Need to talk? You’re not alone
From dealing with short term psychiatric services to anxiety disorders to solving an issue with friends to simply having someone to talk to, GC’s Counseling Services provide an array of services to help students solve their problems.
“We provide individual counseling, couples counseling and group counseling to address a wide range of issues that include relationship difficulties, conflicts with roommates, but also difficulties with various forms of emotional distress,” said Dr. Stephen Wilson, director of GC’s counseling department. “We also offer short term psychiatric services.”
The demand for these services is increasing.
“The number of students that we’re seeing just continues to build throughout the semester,” Wilson said.
Appointments have increased by 36 percent since last year, and 57 percent of students who come to appointments are continuing appointments from the previous year.
This increase could be due to the fact that mental health and stress in general is talked about more openly.
“25 percent of college students could be diagnosed with a mental health condition,” Wilson said. “However, we only see about 10 percent of the GC student body. So there are a lot of folks who would benefit from the services that aren’t seeking them.”
One student who regularly attends on-campus counseling said that this gap could be due to a lack of outreach.
“They could do a better in reaching out to the student body,” said a sophomore English major.* “They could put themselves out there, try to promote more about mental health issues and reduce the stigma of counseling services.”
However, some students say that counseling services’ efforts to promote mental health awareness are effective.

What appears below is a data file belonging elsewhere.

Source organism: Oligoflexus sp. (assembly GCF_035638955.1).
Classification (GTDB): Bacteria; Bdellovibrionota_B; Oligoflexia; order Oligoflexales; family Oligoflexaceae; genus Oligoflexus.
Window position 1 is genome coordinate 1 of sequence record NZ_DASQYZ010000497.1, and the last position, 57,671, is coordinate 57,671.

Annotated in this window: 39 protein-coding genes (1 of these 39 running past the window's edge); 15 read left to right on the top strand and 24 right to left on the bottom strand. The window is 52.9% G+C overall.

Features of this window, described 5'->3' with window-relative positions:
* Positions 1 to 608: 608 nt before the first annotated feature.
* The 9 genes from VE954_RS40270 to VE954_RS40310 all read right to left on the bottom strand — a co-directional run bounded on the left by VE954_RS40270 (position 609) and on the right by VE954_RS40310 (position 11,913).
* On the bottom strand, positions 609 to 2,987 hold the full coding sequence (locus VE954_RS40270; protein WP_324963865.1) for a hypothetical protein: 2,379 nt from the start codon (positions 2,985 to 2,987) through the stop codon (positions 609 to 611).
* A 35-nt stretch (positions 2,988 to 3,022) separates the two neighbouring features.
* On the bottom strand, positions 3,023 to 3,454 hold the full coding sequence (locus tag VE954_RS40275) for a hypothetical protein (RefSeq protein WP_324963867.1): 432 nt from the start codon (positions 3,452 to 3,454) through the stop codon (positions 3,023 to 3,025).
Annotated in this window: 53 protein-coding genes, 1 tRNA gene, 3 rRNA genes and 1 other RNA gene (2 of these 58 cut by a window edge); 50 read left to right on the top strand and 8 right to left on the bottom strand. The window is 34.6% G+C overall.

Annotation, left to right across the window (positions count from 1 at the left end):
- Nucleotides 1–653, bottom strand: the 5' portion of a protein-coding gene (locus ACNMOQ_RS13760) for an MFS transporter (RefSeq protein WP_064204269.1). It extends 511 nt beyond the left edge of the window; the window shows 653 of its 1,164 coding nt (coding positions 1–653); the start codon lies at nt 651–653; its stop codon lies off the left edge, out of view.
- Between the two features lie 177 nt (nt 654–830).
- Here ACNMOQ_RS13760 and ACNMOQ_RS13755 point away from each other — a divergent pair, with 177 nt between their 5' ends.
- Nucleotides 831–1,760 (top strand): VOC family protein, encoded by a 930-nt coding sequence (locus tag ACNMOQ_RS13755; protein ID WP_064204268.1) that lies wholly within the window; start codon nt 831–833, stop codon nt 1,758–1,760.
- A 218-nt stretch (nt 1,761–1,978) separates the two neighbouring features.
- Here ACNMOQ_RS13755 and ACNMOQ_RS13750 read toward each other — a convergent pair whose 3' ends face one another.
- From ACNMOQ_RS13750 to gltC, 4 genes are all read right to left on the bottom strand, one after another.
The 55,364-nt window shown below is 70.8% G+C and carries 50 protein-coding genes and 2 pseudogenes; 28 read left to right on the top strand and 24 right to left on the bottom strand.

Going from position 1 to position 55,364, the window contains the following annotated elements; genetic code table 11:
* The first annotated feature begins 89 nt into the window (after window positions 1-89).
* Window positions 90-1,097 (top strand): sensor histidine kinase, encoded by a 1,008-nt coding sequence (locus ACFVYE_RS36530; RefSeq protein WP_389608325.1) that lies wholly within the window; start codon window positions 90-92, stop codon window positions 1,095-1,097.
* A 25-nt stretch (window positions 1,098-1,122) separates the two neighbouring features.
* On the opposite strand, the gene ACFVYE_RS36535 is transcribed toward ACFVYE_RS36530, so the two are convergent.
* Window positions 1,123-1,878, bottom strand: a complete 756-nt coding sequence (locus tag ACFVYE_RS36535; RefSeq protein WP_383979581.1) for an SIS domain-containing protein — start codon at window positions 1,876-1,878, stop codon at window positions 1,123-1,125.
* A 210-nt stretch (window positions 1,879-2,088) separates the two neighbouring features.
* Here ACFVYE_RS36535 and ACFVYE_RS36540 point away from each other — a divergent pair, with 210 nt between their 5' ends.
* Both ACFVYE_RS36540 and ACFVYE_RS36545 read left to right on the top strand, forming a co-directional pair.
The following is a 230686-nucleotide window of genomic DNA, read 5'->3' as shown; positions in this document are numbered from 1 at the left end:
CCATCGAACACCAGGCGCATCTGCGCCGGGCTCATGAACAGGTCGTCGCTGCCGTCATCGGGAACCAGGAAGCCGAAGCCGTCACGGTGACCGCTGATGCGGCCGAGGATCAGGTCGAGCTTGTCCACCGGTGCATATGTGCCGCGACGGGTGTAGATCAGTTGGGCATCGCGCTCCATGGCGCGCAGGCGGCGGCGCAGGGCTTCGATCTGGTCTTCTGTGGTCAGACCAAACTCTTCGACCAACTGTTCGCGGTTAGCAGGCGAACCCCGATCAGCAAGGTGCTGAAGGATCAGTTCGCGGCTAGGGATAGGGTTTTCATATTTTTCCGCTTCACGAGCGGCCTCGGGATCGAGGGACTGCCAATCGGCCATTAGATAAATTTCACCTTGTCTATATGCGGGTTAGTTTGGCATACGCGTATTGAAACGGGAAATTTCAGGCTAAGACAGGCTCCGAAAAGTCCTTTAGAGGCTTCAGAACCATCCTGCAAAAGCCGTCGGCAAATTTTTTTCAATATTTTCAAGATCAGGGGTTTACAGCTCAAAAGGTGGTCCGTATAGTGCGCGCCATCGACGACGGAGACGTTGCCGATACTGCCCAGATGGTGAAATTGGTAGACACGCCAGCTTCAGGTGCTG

Students in need of counseling services can either call or email the office. They do not need to be referred by someone else, and services are free for all students.
“I feel like [counseling] is getting more normalized,” said freshman Glynn Chasser, a pre-nursing major. “People think that a lot people go for a super serious issue, but it’s OK to go if you’re just having a bad week or having some anxiety.”
Walk-ins are welcome, but counselors will see students who are in immediate need of attention over students who are not. Counselors are on duty specifically for students in a crisis daily.
According to Wilson, the counseling department tries to facilitate a welcoming environment for students to
get the help they need.
Chasser said she had a positive initial impression when she first visited counseling services.
“Even if it’s not a big issue, even if you just need to talk to somebody, I recommend going,” Chasser said.
Counseling services has a 24-hour call service and is open Monday through Friday from 8 a.m. to 5 p.m.
*The student preferred that their name be omitted.